To mark the book's publication, College Communications asked Song to tell us about the book, her love of Catalan cooking, and more.
How did you become interested in this topic?
Part of my research has to do with regional identities in Spain, especially in Catalonia. Being interested in the cuisine particularities of these areas was only a matter of time. Soon I was using food as reference to illustrate or to think about those differences in my courses, the way they are perceived, narrated, or historicized, and eventually became a more clear line of research in my recent work.
What surprised you most in doing research for this book?
Some of the chapters my co-author and I thought would be easy to put together ended up being surprisingly challenging. This book belongs to a series called Big City Food Biographies. Each book in the series has a chapter dedicated to the city's most emblematic and historical eating spaces, and we had a hard time coming up with a list. There is an explanation for it and we provide it in the chapter, but we had never actually thought about it when we started working on the book. Another surprising thing to find out was how many things people ate many centuries ago continue to be present in current day diets, and also some of the stories related to the building of the food markets in the city of Barcelona.
What is your favorite Catalan dish?
Perhaps too many to list, but more than a dish, I like the peculiarities that some of the dishes present: the mixing of ingredients, the finishing sauces, the stories around them. When I introduce Catalan food to my friends, they love one of the simplest thing Catalans like to eat: bread with tomato. Sounds simple and it is easy to make, but sometimes hard to put it together outside of the region.
Favorite Catalan restaurant?
This question leads me to refer to one of my answers above. It changes continually. And that's part of the charm of the city, which is always renovating itself. Having said that, recently I had very good meals at El Racó de l'Agüir and Bodega 1900. One of my favorite places to eat, which will be closing soon, was Gaig. We also tell its story and why this closing is not surprising in the book.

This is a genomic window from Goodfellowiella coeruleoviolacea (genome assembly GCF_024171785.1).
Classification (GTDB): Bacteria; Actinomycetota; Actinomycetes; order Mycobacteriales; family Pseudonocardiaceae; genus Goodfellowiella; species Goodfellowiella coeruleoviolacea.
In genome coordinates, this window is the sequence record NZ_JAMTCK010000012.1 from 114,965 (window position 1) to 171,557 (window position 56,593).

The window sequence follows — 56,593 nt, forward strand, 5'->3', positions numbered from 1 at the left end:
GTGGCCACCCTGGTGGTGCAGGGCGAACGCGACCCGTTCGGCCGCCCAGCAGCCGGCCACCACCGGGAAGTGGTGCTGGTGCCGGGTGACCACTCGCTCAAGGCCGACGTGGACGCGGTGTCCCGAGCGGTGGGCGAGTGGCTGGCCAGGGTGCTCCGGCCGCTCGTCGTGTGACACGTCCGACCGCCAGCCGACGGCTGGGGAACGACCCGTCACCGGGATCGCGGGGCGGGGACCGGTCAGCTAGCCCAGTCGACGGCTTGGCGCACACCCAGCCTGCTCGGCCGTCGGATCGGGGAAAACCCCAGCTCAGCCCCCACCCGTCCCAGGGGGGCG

Are there any U.S. restaurants with good Catalan food?
At some point there was one in Philadelphia, actually, but no longer worth a visit. Most places serve Spanish food in general, so hard to pinpoint one that focuses only on Catalan food. The recently opened Little Spain in NYC is worth a visit to learn about the varieties of food in Spain, and to try some of their dishes. They import good quality products from Spain. There is a restaurant chain called Barcelona—we have one in Philadelphia—it carries some products that come specifically from Catalonia, but does the more generic approach to Spanish food, tapas in general and some rice dishes. I think Oloroso in Philadelphia is also an interesting place to try, focused on tapas and Spanish food in general. I think most places offer an adaptation or interpretation of Spanish food, and sometimes that can be fun too if done well.
Do you like to cook? Do you have a signature dish?
I do like to cook and I wish I had more time to do it. I don't know if I have a signature dish—I like trying new things. Lately I have been obsessed with rabbit and making breaded rabbit ribs, fried like lollipops. They are amazing.
H. Rosi Song specializes in the literature, intellectual history, and culture of contemporary Spain. In addition to her latest book, she is the author of Lost in Transition: Constructing Memory in Contemporary Spain (Liverpool UP, 2016), and the co-editor of Traces of Contamination: Unearthing the Francoist Legacy in Contemporary Spanish Discourse (Bucknell UP, 2004) and of Towards a Cultural Archive of la Movida (Fairleigh Dickinson UP, 2013). Her articles have appeared in Journal of Spanish Cultural Studies, MLN, Revista de Estudios Hispánicos, Romance Notes, Hispamérica, Revista Iberoamericana, Hispania, among others. She teaches courses on modern and contemporary Spanish narrative and culture, detective fiction, and film.
At Bryn Mawr College, students are challenged to go beyond traditional language instruction and gain a greater understanding of the richness and diversity of Hispanic culture and its profound global impact. Learn more about the Department of Spanish.